Premises Liability Lawyers
What is Premises Liability?
Premises liability basically reflects the notion that to varying degrees, those who are in control of a property are responsible for safety of the people who come into contact with it. The "duty of care" owed varies with the type of property, the use of the property and the relationship between the person who is responsible for the property and those who enter it. In some jurisdictions the forseeablilty of the injury will determine negligence, and therefore the liability, of owner.
Types of Premises Liability
- The owner of a home has the duty to make their home safe for visitors and for those who may come to the house to make repairs or for other business purposes. A homeowner must not create risk of injury by falling debris, slippery floors, dangerous railings, faulty stairs, etc.
- The owner of a store has the duty to keep the building structurally sound, to make sure that the doors, windows, plumbing, elevators, escalators, fixtures, etc. work properly and do not cause injury.
- The owner of the business that leases the space may have the duty to make sure that the isles remain clear and that the products are not stored dangerously, i.e., stacked too high.
- The owner of land has a duty to keep the land safe for the purpose for which it was intended. This applies to the owner of a private land such as a ski resort, country club or private lake and the owner of land with public access.
- Depending on who had control of the injurious element of the property, liability may also extend from owners to those who rent or lease property. For example, the leaser of an apartment may be liable for an injury caused by a free-standing bookshelf that falls on a cable repair man. (Note that this does not preclude the liability of the owner. More than one party may be liable.)
The exact liability in a premise liability case will vary by situation and by state. A personal injury lawyer will be able to determine to what degree an injured person may be able to recover for his or her loss.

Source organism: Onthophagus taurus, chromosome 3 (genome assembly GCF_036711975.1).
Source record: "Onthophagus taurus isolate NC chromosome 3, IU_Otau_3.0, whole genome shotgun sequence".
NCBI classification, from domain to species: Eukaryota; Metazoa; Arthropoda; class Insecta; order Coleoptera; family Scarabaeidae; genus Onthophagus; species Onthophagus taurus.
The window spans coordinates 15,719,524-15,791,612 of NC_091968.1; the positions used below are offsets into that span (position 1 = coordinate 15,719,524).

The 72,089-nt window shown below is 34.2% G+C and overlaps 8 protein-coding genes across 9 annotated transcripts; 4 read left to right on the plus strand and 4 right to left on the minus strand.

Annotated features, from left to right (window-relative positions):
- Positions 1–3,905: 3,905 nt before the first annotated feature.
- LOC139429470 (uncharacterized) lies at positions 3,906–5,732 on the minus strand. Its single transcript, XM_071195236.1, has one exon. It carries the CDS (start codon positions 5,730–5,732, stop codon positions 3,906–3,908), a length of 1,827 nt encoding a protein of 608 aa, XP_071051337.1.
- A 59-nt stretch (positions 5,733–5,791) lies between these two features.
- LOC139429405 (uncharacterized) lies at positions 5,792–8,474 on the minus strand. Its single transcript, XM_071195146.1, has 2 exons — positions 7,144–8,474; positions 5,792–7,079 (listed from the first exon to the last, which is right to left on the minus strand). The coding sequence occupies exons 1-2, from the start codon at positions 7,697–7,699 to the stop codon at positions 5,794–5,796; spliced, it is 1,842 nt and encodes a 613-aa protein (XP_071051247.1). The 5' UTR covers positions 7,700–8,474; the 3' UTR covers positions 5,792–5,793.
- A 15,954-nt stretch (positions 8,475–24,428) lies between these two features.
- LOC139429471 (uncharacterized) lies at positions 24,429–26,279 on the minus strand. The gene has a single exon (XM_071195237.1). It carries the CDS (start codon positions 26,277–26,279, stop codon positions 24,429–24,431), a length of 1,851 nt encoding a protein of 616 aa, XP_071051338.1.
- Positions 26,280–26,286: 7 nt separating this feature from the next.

Limitations on Recovery
- Time Limitations - Statutes may limit the amount of time that you have to bring a premises liability state. If you wait too long to file, you may forfeit your right to bring a claim. Statutes of limitation vary by state and by the nature of the incident.
- Fault - Many states reduce the amount of recovery based on the respective fault of each party. Not all injuries are caused by the fault of others. Often people are injured by their own carelessness in which case there can be no, or limited, recovery.
- Injury on Public Property - Special notice requirements limit recoveries for people injured on public property because they drastically shorten the time limits for filing a lawsuit. Often, the notice of a claim must be brought against public entity within 30 days of the incident.
Common Examples of Premises Liability
Premises liability is common at the following types of destinations:
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Last Modified: 05-19-2011 03:39 PM PDT
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